It’s a rare treat to see a Goggomobil Dart driving down the street these days.
Only 700 models of this tiny doorless microcar were ever produced in Australia and just 100 of these survive, so they’re a bit of a collectors item. Keep reading to find out more about this iconic Aussie car.
Not surprisingly, the Goggomobil Dart usually causes some amusement when they’re puttering down the road. Hardly bigger than a pedal car, it’s impractical to drive the Goggomobil long distances, and they’re not really designed to seat normal sized human beings. One Queensland owner describes it as taking a ride in a car that is “bizarre, cramped, smoky and tiny.”
Despite their ability to make people chuckle, the Goggomobil Dart is a blast from the past that is firmly fixed in Australian motoring history. But the original Goggomobil (not the Dart) was actually a German microcar produced by an automotive company called Hans Glas GMbH (Glas for short) after WWII.
The Goggomobil was a typical microcar with seating for just the driver and a single passenger, a two cylinder engine, simple suspension and cable operated brakes. The sedan version proved to be a popular car with almost 250,000 cars being sold in Germany between 1955 and 1969; the company also produced a less popular coupe and a van.
(Image via just-a-mere.blogpsot.com.au)
Meanwhile in Australia around the same time an auto trading magnate in Sydney called Bill Buckle was looking at building a small fibreglass bodied sports car. He thought something like the Goggomobil chassis would be ideal, so he set about importing a whole boatload of them for Buckle Motors. Due to the high import taxes in Australia then, importing just the chassis was a smart move, otherwise he would’ve been paying a huge amount to import entire cars.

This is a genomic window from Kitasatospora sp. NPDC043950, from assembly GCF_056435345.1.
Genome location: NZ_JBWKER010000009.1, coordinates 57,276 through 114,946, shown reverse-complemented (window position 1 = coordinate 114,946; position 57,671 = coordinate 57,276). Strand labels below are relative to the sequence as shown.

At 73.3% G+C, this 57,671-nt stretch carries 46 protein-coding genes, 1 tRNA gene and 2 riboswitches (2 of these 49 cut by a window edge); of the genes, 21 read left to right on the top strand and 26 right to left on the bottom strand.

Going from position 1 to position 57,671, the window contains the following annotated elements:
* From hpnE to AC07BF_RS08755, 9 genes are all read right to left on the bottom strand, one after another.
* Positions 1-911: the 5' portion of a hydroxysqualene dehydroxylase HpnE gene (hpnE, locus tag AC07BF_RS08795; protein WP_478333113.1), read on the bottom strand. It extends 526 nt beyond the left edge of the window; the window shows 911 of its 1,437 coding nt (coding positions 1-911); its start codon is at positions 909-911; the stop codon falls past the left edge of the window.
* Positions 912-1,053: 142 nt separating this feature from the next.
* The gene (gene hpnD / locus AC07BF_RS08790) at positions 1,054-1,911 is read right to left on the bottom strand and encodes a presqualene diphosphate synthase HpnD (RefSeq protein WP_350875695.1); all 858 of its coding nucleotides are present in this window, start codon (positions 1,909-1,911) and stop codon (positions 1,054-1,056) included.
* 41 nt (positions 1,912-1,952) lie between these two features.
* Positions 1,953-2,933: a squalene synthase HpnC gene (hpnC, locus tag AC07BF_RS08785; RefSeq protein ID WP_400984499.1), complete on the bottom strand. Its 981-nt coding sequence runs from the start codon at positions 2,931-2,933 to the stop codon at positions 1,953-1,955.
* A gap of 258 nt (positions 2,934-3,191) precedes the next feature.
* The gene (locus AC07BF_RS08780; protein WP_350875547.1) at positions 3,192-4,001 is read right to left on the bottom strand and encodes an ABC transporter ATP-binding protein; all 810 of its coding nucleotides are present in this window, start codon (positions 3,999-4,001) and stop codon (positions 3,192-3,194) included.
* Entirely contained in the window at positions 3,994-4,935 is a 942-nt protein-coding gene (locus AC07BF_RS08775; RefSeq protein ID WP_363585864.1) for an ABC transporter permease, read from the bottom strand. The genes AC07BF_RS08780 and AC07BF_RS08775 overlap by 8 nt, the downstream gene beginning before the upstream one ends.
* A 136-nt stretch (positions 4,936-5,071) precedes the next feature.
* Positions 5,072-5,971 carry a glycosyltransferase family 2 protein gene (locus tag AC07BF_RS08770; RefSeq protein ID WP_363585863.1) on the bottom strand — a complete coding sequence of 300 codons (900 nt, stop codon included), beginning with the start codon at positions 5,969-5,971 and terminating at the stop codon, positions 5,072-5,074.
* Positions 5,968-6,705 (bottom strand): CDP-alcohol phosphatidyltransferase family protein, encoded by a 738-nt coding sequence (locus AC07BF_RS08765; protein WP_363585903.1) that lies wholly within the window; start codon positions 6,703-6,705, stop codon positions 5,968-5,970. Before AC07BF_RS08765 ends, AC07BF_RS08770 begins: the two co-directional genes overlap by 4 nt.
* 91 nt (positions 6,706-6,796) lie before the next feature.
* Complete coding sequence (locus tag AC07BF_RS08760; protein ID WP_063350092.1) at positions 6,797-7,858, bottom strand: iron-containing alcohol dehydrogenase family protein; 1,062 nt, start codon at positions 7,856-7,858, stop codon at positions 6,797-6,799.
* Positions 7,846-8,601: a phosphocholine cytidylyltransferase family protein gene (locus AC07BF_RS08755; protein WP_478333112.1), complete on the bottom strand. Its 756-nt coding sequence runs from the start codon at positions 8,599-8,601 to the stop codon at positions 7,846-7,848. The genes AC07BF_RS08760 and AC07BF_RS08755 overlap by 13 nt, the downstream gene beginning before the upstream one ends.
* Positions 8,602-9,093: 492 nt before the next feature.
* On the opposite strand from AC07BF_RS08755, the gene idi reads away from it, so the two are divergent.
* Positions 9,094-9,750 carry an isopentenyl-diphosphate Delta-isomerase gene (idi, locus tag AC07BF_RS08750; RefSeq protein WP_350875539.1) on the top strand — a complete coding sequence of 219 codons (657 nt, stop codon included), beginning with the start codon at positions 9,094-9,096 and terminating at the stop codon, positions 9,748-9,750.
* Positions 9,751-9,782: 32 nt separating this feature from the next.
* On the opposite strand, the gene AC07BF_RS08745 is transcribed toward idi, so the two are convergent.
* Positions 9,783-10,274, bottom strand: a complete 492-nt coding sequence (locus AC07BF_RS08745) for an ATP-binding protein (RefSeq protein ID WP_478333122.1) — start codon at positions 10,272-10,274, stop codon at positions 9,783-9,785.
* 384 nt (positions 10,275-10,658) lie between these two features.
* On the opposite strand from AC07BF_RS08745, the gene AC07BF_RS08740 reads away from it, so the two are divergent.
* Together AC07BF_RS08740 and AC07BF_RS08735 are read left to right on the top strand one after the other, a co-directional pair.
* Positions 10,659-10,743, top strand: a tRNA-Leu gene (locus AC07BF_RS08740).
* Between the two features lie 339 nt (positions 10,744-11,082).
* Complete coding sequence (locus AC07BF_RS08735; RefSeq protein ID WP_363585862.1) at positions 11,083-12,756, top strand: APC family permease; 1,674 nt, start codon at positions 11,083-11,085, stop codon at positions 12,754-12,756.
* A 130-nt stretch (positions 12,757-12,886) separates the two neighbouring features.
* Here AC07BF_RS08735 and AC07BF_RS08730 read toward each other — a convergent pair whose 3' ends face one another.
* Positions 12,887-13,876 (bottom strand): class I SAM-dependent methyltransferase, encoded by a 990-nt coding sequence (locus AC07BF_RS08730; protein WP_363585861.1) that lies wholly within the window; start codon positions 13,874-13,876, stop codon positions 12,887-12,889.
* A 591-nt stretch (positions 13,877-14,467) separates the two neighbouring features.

Buckle’s version of the German microcar, the Goggomobil Dart looked quite different to the original. For a start the roadster’s body was made out of fibreglass rather than steel and was more rounded, making it look somewhat like a jellybean. It also had a curved windscreen and hinged seats that could be pulled up and back to actually get your legs in. It weighed just 380 kg and featured a two-stroke engine with a 4-speed manual transmission, and could reputedly reach 100 km/h, if the driver was brave enough.
However, it was also doorless and roofless so travelling at high speeds in the Goggomobil Dart wasn’t really recommended. It was designed for a minimal degree of travel and to be seen out and about in, and it’s such a cute car it can still turn heads today.
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